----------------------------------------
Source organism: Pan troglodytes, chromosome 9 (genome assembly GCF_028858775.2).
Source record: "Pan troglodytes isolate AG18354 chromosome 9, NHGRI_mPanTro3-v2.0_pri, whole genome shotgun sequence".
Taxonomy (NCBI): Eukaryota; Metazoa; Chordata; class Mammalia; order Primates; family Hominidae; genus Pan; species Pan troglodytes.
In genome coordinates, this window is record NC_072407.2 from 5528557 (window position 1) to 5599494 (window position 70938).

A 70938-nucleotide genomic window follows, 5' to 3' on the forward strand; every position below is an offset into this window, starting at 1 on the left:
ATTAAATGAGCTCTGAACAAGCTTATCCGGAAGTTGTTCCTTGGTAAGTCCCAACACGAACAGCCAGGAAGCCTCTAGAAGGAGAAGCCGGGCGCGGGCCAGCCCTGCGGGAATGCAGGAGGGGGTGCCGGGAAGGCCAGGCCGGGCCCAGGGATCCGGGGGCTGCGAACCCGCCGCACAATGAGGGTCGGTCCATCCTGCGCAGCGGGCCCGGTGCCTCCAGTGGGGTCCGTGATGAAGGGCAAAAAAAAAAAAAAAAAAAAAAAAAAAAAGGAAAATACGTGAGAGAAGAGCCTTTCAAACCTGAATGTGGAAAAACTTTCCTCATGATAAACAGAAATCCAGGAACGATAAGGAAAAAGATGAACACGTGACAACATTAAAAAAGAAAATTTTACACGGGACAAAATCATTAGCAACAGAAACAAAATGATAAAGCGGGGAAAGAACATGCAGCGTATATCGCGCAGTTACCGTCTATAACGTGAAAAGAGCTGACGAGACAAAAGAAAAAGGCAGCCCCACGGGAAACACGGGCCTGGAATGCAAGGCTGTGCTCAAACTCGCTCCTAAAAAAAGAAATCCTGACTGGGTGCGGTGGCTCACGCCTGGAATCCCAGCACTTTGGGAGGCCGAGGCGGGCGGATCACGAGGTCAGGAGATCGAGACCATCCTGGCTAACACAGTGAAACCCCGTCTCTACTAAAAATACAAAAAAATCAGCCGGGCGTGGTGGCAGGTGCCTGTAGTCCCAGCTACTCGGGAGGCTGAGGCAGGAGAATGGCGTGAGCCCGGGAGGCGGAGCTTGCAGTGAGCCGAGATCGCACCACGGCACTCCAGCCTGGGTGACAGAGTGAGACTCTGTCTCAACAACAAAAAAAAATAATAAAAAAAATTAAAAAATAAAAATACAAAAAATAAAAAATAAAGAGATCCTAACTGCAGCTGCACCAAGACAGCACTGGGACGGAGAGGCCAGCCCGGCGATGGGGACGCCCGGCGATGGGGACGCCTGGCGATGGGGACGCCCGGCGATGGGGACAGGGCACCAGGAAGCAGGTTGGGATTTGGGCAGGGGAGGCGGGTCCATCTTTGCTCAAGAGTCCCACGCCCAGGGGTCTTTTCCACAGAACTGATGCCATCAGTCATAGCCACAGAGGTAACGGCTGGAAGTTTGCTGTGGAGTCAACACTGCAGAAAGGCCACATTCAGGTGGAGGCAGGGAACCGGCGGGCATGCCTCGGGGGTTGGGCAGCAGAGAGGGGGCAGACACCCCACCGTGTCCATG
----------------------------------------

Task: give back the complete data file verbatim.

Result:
Source organism: Pan troglodytes, chromosome 9 (genome assembly GCF_028858775.2).
Source record: "Pan troglodytes isolate AG18354 chromosome 9, NHGRI_mPanTro3-v2.0_pri, whole genome shotgun sequence".
Taxonomy (NCBI): Eukaryota; Metazoa; Chordata; class Mammalia; order Primates; family Hominidae; genus Pan; species Pan troglodytes.
In genome coordinates, this window is record NC_072407.2 from 5528557 (window position 1) to 5599494 (window position 70938).

A 70938-nucleotide genomic window follows, 5' to 3' on the forward strand; every position below is an offset into this window, starting at 1 on the left:
ATTAAATGAGCTCTGAACAAGCTTATCCGGAAGTTGTTCCTTGGTAAGTCCCAACACGAACAGCCAGGAAGCCTCTAGAAGGAGAAGCCGGGCGCGGGCCAGCCCTGCGGGAATGCAGGAGGGGGTGCCGGGAAGGCCAGGCCGGGCCCAGGGATCCGGGGGCTGCGAACCCGCCGCACAATGAGGGTCGGTCCATCCTGCGCAGCGGGCCCGGTGCCTCCAGTGGGGTCCGTGATGAAGGGCAAAAAAAAAAAAAAAAAAAAAAAAAAAAAGGAAAATACGTGAGAGAAGAGCCTTTCAAACCTGAATGTGGAAAAACTTTCCTCATGATAAACAGAAATCCAGGAACGATAAGGAAAAAGATGAACACGTGACAACATTAAAAAAGAAAATTTTACACGGGACAAAATCATTAGCAACAGAAACAAAATGATAAAGCGGGGAAAGAACATGCAGCGTATATCGCGCAGTTACCGTCTATAACGTGAAAAGAGCTGACGAGACAAAAGAAAAAGGCAGCCCCACGGGAAACACGGGCCTGGAATGCAAGGCTGTGCTCAAACTCGCTCCTAAAAAAAGAAATCCTGACTGGGTGCGGTGGCTCACGCCTGGAATCCCAGCACTTTGGGAGGCCGAGGCGGGCGGATCACGAGGTCAGGAGATCGAGACCATCCTGGCTAACACAGTGAAACCCCGTCTCTACTAAAAATACAAAAAAATCAGCCGGGCGTGGTGGCAGGTGCCTGTAGTCCCAGCTACTCGGGAGGCTGAGGCAGGAGAATGGCGTGAGCCCGGGAGGCGGAGCTTGCAGTGAGCCGAGATCGCACCACGGCACTCCAGCCTGGGTGACAGAGTGAGACTCTGTCTCAACAACAAAAAAAAATAATAAAAAAAATTAAAAAATAAAAATACAAAAAATAAAAAATAAAGAGATCCTAACTGCAGCTGCACCAAGACAGCACTGGGACGGAGAGGCCAGCCCGGCGATGGGGACGCCCGGCGATGGGGACGCCTGGCGATGGGGACGCCCGGCGATGGGGACAGGGCACCAGGAAGCAGGTTGGGATTTGGGCAGGGGAGGCGGGTCCATCTTTGCTCAAGAGTCCCACGCCCAGGGGTCTTTTCCACAGAACTGATGCCATCAGTCATAGCCACAGAGGTAACGGCTGGAAGTTTGCTGTGGAGTCAACACTGCAGAAAGGCCACATTCAGGTGGAGGCAGGGAACCGGCGGGCATGCCTCGGGGGTTGGGCAGCAGAGAGGGGGCAGACACCCCACCGTGTCCATG